Tracking Down Blips

Option 1: Use a Hub

If you look at Figure 3, you can see how this option works. All the internet traffic flows through the hub into the router. Because hubs repeat all data to every port on the hub, you simply plug the monitoring computer in to that same hub, and it "hears" all the network traffic to and from the internet. There are a few problems with this method. One, it's difficult to find hubs anymore, especially those capable of 100mbps. Even if you can find a hub, it will be a cheap desktop type that is likely not reliable enough to handle all your data. Quite honestly, even though option 1 is technically still feasible, it's a really bad idea, and I don't recommend it.

Figure 3. A hub is technically an option, but not a good one.

Option 2: Mirror a Port on Your Switch

This is probably the best way to monitor network traffic in a modern LAN environment. Figure 4 shows what it looks like. The only problem with this method is that it requires a "smart" or "managed" switch. That usually increases the cost drastically, but it gives you other management features like VLANs. Still, if you already have an unmanaged switch, this can be a large expenditure. If you want to use this method in an environment already populated with unmanaged switches, perhaps consider getting a small managed switch and put it in place of the hub shown in Figure 3.

Figure 4. This is probably the best way to monitor traffic, but it requires a managed switch, which I didn't have.

The actual process for mirroring a port works differently on different brands of switches. Regardless of the specific method, however, all managed switches should allow you to mirror the traffic from one port to another. Then your monitoring computer can listen on that mirror port and analyze the traffic. It's sort of like creating an internal two-port hub that sends traffic only one way. Usually if you do this, it's wise to "sniff" with a second Ethernet card on the monitoring computer. That way, you're not confusing traffic to and from the monitoring computer with the internet traffic.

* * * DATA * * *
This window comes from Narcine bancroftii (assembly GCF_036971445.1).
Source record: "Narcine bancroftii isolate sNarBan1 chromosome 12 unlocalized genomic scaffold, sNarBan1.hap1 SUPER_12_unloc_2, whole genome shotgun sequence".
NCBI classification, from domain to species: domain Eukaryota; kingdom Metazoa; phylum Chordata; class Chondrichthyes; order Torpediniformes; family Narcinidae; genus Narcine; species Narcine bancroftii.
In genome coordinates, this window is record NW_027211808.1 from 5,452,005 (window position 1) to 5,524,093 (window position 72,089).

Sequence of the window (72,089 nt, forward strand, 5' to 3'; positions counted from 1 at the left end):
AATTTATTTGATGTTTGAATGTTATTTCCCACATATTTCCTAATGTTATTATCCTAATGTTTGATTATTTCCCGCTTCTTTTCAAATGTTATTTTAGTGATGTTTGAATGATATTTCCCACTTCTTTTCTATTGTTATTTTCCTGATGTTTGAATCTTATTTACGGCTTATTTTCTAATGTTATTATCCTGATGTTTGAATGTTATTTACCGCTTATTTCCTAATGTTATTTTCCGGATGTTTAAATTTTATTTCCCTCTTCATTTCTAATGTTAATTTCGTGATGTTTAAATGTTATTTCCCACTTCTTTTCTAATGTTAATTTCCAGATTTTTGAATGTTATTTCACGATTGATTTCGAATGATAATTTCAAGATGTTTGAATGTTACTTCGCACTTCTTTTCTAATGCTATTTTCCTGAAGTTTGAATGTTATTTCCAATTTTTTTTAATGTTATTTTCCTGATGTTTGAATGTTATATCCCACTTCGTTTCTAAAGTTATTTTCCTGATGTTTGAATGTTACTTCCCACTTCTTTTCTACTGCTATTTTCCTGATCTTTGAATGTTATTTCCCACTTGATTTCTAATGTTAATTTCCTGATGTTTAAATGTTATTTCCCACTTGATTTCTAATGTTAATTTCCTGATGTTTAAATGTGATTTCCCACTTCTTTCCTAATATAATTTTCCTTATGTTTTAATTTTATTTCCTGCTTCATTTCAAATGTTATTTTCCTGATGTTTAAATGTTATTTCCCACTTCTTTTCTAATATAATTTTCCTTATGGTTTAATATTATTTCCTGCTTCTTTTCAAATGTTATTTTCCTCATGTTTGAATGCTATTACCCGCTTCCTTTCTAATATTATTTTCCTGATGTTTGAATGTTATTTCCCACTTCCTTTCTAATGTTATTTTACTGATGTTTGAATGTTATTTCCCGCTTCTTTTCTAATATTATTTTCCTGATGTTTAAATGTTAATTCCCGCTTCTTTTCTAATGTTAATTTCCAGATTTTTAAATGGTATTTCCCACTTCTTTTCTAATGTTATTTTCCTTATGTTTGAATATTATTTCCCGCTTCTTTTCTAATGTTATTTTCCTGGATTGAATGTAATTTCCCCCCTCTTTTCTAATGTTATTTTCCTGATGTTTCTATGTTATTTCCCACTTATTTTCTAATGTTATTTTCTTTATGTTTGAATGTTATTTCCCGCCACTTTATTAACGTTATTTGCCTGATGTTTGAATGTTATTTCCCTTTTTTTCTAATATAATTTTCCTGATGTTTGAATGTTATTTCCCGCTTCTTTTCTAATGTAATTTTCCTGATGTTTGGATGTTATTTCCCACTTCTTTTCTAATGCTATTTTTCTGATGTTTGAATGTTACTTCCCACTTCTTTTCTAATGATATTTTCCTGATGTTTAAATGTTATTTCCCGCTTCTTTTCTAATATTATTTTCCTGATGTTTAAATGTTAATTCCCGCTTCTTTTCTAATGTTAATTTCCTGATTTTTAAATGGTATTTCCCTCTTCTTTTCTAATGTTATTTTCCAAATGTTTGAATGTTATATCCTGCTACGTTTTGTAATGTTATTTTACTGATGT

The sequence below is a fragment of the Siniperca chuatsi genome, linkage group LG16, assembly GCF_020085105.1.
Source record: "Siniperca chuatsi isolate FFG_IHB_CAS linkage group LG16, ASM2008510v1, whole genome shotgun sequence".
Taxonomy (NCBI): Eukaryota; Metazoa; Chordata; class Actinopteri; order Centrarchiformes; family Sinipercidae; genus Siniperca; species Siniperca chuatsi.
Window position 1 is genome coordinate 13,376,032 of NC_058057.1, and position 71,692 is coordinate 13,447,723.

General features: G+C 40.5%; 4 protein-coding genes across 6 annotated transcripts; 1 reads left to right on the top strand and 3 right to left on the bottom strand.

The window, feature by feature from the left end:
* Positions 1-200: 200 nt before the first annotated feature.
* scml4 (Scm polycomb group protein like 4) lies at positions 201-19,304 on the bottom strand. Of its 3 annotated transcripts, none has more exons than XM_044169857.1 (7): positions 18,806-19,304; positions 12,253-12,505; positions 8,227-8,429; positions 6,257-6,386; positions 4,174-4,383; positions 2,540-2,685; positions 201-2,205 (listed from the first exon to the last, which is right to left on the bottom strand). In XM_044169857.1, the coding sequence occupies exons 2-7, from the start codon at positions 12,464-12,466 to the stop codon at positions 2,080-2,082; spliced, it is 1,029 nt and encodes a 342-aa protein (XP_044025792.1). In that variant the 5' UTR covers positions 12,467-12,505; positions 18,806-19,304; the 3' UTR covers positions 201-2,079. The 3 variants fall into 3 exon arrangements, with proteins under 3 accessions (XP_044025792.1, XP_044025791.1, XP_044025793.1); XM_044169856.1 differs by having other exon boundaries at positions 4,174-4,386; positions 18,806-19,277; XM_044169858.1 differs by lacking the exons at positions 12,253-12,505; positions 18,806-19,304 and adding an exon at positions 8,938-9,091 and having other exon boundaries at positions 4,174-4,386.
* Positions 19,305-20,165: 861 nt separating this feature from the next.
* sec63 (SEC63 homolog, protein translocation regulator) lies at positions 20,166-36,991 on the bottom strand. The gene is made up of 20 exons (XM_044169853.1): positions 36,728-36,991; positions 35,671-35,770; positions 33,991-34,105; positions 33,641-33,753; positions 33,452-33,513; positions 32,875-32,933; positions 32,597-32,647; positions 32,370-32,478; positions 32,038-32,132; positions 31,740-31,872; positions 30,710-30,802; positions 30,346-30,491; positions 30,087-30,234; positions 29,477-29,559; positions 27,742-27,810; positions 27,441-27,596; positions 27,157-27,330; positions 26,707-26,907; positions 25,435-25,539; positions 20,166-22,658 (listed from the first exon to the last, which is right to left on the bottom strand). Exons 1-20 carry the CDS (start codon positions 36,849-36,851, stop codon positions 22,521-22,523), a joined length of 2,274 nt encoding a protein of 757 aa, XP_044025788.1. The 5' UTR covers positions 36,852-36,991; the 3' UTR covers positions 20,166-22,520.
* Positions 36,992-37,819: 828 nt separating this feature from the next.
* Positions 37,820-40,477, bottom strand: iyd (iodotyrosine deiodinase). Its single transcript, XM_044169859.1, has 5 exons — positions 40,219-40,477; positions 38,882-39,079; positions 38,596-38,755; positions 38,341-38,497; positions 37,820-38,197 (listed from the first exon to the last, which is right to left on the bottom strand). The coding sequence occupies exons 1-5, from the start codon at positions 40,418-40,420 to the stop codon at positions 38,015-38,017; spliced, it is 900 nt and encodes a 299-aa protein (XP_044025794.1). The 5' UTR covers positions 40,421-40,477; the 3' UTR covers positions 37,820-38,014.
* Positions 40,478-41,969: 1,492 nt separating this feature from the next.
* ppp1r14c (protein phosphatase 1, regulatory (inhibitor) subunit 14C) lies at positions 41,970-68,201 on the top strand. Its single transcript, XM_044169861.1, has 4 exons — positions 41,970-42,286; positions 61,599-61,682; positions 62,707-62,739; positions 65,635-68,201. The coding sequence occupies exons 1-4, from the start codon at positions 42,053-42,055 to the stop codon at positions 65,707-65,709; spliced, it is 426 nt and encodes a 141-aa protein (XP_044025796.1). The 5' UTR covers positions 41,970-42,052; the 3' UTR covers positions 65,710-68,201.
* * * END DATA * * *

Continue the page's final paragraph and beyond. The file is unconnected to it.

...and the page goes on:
Option 3: Inline Linux Bridge

Figure 5 shows what I actually did on my network. I didn't use this method because it's better than option 2; rather, I used it because I didn't have a managed switch. Basically, in this setup, you need a monitoring server with two Ethernet cards. You create a "bridge" interface, and plug the computer in between the switch and the router. This does capture all the traffic because it literally flows through the computer. Unfortunately, it means if something goes wrong with your monitoring computer, it can take down internet access for your entire network, along with DHCP and DNS if your router hosts those for you. There are special Ethernet cards with multiple ports that "fail open", so that if the machine does, traffic still flows. If you're going to spend money on this, however, I recommend just getting a managed switch and doing a mirrored port.

Figure 5. Although possibly not the best way to do it, this is probably the nerdiest. It's also the way I did it, because it didn't require any new hardware.

Option 4: Use Your Router

This option works only if your router is robust enough to run bandwidth-monitoring tools. Some are, especially if you're using a full-blown server as a router. Most can do it, but not well. Still, if you only want simple monitoring and your router can handle the load, it's an easy way to do it.

My Bridge Install

I went with Option 3, which meant I needed to install a network bridge on my Linux machine. On Ubuntu, the process is really simple. It's not difficult on other distros like CentOS, but if you're using something other than Ubuntu, you'll need to google the specific steps. For Ubuntu, do:


apt-get install bridge-utils

Then edit your /etc/network/interfaces file:


# The loopback network interface
auto lo
iface lo inet loopback

# The bridge interface
auto br0
iface br0 inet dhcp
    bridge_ports eth0 eth1
    bridge_stp off
    bridge_fd 0
    bridge_maxwait 0

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Shawn Powers is a Linux Journal Associate Editor. You might find him on IRC, Twitter, or training IT pros at CBT Nuggets.